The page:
Thank you, Detective Pikachu, for being a videogame movie that doesn’t suck
Liam MagurenReviews | 13 May 19
A young man teams up with Detective Pikachu (voiced by Ryan Reynolds) to find his missing father in this live-action family adventure co-written and directed by Rob Letterman (Goosebumps).
Those hoping for the very first great videogame movie are going to have to wait a bit longer. However, as Liam Maguren writes, it deserves kudos for being a videogame movie that doesn’t suck.
From the Game Boy RPGs and the viciously popular ’90s cartoon to the Pokémon GO app that made zombies of us all, Pokémon has never stopped being relevant. It’s surprising that a live-action movie has taken this long to arrive. It’s even more surprising they adapted an obscure 3DS spinoff title rather than one from the core adventure series. The most surprising thing, though? Detective Pikachu is a videogame movie that doesn’t suck.
As with 2015’s Goosebumps, director Rob Letterman goes off the beaten path with the Pokémon property by doubling down on the crime mystery feel with superb neon-noir lighting and a moody synth score. The gorgeously rendered Pokémon sport ultra-fine details that never detract from their original designs (take note Sonic, you unholy freak of nature) and while there are HEAPS in this film, Letterman highlights key characters instead of fan favourites. The rest fill in the environment rather than take it over, reflecting the film’s wise goal of favouring genre over nostalgia.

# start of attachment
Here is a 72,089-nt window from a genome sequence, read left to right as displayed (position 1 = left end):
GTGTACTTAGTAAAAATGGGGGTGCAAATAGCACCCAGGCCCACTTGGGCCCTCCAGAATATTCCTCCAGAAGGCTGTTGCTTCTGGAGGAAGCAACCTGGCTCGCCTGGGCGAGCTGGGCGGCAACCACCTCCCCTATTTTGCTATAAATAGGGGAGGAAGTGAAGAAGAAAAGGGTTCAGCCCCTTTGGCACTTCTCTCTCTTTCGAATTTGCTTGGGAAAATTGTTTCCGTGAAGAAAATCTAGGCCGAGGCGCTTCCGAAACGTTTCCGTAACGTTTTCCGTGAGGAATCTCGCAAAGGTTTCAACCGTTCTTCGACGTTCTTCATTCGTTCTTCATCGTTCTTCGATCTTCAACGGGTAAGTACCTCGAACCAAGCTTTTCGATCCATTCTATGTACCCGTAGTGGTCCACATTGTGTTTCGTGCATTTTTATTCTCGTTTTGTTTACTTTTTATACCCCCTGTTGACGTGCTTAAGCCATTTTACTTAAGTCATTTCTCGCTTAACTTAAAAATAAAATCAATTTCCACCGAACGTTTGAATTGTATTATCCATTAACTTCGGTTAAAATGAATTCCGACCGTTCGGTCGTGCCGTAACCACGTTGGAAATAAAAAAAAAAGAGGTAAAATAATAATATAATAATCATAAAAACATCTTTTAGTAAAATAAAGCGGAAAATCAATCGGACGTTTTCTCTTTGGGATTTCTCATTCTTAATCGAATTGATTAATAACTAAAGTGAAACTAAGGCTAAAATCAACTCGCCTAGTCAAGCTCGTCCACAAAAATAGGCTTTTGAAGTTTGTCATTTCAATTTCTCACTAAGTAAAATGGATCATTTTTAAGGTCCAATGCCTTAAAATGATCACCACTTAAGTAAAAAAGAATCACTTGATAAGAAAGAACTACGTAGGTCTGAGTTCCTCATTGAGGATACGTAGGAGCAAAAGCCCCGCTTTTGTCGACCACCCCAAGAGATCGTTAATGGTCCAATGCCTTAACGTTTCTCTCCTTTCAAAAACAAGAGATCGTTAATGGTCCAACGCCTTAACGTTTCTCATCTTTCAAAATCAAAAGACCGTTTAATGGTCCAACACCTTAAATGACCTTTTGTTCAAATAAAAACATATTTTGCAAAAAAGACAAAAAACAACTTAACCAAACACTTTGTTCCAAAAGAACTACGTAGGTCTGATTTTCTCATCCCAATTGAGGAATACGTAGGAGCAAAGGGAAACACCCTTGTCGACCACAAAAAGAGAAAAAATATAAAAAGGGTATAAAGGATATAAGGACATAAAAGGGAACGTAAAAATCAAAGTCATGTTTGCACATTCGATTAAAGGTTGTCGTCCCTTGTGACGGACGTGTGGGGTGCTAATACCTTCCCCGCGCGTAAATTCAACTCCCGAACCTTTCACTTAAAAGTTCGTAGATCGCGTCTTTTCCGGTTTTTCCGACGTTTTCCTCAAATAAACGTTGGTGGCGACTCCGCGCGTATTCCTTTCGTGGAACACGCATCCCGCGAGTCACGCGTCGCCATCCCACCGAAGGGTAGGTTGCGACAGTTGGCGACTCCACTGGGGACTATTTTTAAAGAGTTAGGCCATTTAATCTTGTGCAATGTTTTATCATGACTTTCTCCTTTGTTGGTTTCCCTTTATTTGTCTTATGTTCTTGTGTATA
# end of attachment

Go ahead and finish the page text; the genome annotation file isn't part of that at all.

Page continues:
Unfortunately, Detective Pikachu favours its world over its story too. Whether it’s due to sloppy writing or staying too faithful to the 3DS game, the script gives no opportunity for the audience to solve the case since the climax introduces an out-of-nowhere element that renders any previous guesswork pointless.
At least Ryan Reynolds scores a solid hit-miss joke ratio of about 4:1 as the voice of Detective Pikachu. He’s given so many one-liners, in fact, that there’s not much more to the character than ‘cute’, ‘funny’ and ‘I’ve got amnesia’. When the film tries to get emotional and serious, it doesn’t give the audience much to work with.
Justice Smith doesn’t get much to work with either as reluctant partner Tim, but he tries his hardest. While he sells the physical interplay between himself and the CGI rodent, his character’s such a wet blanket that you never fully buy him and Pikachu as buddies. That’s a big short-coming for a buddy-cop film.
Is it harsh to mark down a children’s crime film for not nailing its narrative? When films like Zootopia exist, I think not.
Fortunately, the concept fires on enough cylinders to prevent the story from being a write-off. Big Little Lies star Kathryn Newton delivers an on-point performance as an unpaid intern trying a little too hard to be a hard-edge journo and one ingenious twist manages to be both hilariously absurd and perfectly foreshadowed. It’s also admirable to see a takehome message for a blockbuster family film that favours a trust in nature over human dominance. With climate change closing in on us, it just feels like the responsible thing to do.
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